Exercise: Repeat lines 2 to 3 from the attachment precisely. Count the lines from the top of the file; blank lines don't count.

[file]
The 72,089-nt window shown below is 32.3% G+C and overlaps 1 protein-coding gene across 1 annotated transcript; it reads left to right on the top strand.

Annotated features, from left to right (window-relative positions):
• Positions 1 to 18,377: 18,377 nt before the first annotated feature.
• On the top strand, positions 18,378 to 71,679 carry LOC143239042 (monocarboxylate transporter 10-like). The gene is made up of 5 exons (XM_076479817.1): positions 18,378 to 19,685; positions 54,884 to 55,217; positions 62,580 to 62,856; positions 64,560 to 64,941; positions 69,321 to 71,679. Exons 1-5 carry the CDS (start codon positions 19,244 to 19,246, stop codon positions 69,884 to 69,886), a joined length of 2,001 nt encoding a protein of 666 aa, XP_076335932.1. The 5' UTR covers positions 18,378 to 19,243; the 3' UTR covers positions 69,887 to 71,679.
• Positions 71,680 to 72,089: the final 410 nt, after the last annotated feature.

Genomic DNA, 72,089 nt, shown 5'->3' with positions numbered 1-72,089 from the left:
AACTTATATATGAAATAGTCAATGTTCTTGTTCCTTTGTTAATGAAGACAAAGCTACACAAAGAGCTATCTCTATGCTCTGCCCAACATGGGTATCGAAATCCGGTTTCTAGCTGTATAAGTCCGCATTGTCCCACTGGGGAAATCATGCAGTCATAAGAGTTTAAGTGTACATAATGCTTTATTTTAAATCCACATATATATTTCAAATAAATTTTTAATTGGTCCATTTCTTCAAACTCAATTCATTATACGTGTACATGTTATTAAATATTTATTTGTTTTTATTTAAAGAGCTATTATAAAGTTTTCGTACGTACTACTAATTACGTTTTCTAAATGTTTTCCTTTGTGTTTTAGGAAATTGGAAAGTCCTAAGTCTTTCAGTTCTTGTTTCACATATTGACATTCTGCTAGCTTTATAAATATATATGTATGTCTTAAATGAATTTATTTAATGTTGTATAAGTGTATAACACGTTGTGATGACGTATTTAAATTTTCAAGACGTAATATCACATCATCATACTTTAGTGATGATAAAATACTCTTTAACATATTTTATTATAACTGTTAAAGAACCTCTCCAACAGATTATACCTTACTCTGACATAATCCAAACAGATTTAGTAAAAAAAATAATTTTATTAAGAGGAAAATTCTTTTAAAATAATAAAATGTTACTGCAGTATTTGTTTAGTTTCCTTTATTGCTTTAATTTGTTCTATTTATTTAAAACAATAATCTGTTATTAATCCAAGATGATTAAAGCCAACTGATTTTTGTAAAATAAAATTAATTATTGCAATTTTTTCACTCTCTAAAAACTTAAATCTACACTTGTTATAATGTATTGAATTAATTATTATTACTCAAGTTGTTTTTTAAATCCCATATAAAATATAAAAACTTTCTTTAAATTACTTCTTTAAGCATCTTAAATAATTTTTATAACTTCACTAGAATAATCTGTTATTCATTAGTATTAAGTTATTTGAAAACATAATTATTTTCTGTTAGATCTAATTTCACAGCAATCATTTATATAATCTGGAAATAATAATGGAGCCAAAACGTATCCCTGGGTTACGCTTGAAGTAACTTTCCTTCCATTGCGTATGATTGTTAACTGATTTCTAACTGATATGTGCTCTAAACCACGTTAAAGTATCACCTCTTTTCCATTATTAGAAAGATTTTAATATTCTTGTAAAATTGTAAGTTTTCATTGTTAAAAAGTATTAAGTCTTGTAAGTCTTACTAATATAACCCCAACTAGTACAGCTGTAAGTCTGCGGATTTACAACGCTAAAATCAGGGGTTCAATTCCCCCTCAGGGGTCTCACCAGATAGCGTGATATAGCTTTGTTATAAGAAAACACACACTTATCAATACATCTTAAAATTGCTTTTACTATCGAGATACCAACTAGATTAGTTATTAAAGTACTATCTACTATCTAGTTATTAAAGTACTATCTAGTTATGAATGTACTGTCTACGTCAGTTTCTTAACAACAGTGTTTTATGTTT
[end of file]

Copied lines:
Annotated features, from left to right (window-relative positions):
• Positions 1 to 18,377: 18,377 nt before the first annotated feature.